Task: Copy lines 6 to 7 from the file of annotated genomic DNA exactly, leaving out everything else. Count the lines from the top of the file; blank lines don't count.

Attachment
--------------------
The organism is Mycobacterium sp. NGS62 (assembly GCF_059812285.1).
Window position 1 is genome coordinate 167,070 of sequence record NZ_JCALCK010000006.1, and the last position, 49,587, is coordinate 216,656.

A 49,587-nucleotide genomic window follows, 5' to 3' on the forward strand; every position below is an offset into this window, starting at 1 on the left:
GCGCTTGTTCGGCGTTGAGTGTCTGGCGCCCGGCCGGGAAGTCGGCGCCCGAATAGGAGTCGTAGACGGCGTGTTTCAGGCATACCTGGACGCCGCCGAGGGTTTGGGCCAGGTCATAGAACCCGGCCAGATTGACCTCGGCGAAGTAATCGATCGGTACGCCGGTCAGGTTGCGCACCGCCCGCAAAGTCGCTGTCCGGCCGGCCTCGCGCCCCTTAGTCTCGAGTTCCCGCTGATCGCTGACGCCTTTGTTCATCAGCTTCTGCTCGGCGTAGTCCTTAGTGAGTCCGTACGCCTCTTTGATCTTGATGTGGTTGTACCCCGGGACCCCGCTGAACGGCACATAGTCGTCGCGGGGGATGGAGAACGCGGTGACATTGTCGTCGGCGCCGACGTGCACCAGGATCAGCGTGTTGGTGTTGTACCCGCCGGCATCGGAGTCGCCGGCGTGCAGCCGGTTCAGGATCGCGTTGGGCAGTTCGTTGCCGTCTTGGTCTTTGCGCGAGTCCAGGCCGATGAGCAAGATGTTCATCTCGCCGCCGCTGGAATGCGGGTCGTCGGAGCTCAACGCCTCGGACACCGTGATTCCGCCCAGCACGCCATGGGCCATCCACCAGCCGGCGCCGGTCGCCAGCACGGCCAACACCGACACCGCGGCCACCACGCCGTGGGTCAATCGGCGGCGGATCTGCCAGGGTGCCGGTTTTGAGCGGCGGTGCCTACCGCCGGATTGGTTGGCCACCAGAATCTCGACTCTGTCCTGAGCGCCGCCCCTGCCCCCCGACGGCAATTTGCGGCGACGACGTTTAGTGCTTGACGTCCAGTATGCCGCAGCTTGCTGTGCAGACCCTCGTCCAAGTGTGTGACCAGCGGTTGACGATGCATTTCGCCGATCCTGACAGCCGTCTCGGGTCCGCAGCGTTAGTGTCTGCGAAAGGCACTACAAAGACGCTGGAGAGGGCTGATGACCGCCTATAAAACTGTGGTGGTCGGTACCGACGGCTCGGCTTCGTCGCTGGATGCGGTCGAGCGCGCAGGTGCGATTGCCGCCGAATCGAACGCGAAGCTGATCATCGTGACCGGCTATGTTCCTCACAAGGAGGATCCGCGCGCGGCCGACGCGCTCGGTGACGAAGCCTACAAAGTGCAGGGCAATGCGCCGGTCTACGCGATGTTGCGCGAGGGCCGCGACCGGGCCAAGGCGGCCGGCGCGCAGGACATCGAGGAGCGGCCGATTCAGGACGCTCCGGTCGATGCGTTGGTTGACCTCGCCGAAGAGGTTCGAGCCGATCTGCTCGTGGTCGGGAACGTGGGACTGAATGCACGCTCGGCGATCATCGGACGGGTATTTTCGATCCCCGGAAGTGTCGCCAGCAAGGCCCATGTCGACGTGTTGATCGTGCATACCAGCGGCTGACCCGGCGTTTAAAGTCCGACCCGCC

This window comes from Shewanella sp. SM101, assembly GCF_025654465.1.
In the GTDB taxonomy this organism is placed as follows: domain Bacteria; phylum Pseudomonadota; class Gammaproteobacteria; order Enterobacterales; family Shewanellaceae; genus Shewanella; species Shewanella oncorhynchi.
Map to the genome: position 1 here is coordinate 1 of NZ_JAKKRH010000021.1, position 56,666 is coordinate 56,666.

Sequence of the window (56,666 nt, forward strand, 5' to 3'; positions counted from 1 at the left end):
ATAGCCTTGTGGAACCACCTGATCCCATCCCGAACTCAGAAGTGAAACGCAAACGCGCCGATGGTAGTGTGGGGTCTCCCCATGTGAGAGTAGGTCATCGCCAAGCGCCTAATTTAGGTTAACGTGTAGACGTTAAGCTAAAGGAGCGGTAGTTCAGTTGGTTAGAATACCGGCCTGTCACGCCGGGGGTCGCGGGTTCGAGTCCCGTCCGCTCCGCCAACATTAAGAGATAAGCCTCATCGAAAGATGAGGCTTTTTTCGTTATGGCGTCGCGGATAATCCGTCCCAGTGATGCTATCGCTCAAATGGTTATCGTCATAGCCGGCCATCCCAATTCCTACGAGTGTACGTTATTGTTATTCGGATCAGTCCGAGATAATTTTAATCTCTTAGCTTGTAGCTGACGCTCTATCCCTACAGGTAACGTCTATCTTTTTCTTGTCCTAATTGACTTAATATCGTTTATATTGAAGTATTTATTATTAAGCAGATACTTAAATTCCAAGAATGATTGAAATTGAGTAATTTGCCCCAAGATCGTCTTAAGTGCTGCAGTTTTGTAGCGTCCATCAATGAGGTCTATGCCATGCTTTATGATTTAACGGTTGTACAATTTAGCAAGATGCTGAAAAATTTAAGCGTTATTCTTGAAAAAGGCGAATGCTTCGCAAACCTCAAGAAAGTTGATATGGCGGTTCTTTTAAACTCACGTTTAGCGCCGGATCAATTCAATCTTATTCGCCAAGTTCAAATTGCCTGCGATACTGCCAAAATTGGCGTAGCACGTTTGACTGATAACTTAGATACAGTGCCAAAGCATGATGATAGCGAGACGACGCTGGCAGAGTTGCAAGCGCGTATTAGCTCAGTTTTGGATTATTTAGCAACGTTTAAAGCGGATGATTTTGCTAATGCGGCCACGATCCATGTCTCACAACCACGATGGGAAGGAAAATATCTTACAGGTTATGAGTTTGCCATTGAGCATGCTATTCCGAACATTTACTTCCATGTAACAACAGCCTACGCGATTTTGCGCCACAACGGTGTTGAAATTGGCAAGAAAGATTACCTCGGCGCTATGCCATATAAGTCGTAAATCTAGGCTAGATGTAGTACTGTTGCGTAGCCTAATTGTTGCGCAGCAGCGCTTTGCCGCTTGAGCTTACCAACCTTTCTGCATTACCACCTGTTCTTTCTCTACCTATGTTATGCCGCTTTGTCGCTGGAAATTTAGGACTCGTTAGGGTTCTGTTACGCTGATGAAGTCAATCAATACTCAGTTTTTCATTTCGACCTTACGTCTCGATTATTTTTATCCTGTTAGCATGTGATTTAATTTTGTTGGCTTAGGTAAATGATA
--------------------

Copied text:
In the GTDB taxonomy this organism is placed as follows: domain Bacteria; phylum Pseudomonadota; class Gammaproteobacteria; order Enterobacterales; family Shewanellaceae; genus Shewanella; species Shewanella oncorhynchi.
Map to the genome: position 1 here is coordinate 1 of NZ_JAKKRH010000021.1, position 56,666 is coordinate 56,666.